COPYWORK

A few months ago Charlotte (my link to literacy) lent me a little book, Balzac and the Little Chinese Seamstress, by Dai Sijie. I was at first attracted to it because of the bright red shoes on the cover, and the title, my being a seamstress, neither of which has much to do with why I am writing this. This is a peculiar, sometimes hilarious, and highly ironic tale of reeducation in Mao’s China. Two young men, exiled from their home to a remote farming village under hard labor, have discovered in the possession of another boy, a suitcase, which is full, they are sure, of smuggled western novels. Through their wits, determination, and sweat, they manage to get hold of a copy of a Balzac novel, thereby opening the door to a forbidden world of “ desire, passion, impulsive action, and love”. Here, in the words of the story’s narrator is the fateful moment.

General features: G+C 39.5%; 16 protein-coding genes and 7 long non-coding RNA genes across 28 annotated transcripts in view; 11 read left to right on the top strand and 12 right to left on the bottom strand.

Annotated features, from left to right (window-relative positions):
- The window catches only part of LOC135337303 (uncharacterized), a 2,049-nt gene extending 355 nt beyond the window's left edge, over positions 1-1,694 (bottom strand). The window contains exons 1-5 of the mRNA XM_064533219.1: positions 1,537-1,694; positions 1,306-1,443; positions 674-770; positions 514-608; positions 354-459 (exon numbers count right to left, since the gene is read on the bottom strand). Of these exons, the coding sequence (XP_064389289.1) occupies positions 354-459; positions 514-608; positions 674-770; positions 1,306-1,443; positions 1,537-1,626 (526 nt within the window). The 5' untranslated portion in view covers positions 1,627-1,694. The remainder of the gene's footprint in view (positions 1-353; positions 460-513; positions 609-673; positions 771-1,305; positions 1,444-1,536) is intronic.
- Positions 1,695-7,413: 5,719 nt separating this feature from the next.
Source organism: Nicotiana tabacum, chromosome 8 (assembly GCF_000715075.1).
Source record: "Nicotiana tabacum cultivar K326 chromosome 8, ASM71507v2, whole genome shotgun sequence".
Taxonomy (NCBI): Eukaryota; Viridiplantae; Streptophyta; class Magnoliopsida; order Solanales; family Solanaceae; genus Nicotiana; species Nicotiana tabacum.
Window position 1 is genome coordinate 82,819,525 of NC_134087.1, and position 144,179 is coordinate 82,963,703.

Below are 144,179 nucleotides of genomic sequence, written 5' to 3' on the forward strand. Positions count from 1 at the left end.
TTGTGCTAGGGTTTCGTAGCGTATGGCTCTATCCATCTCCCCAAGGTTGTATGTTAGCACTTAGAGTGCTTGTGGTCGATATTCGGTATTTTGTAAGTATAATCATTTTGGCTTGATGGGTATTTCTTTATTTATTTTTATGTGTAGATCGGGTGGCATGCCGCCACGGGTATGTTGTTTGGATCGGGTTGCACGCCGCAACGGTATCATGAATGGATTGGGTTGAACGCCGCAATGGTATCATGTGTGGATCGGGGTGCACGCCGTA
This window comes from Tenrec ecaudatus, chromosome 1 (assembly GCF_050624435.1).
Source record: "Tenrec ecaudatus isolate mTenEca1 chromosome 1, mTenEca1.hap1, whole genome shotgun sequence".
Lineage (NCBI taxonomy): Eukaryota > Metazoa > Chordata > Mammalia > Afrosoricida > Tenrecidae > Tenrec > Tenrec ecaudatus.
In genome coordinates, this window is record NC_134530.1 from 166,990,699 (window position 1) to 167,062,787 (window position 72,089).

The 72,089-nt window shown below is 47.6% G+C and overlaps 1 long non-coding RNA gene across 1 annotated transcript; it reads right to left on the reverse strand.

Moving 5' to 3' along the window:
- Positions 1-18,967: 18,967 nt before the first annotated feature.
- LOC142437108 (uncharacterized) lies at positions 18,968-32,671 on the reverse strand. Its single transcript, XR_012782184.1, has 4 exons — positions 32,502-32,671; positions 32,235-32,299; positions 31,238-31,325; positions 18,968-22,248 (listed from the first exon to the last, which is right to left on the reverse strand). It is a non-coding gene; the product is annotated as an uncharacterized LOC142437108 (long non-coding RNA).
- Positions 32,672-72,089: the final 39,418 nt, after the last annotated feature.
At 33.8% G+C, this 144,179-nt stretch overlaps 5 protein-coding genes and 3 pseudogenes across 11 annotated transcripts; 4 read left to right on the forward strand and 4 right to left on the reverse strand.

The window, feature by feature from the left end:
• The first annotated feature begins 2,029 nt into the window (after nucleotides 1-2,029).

“I did not rise from my bed until I had turned the last page…Then I was seized by an idea: I would copy out my favorite passages from Ursule Mirouet, word for word. It was the first time in my life that I had felt any desire to copy sentences from a book. I ransacked the room for paper, but all I could find was a few sheets of notepaper intended for letters to our parents.

“I decided I would write directly onto the inside of my sheepskin coat. The short coat, a gift from the villagers when I arrived, was made out of skins with wool of varying lengths and textures on the outside and bare hide on the inside. It was hard to find suitable passages in the book, as the limited space afforded by my coat was further reduced by areas where the leather was too cracked to be of use. I copied out the chapter where Ursule somnambulates. I longed to be like her; to be able, while I lay asleep on my bed, to see what my mother was doing in our apartment five hundred kilometres away…Better still, like Ursule, I would visit, in my dreams, places I had never set eyes on before…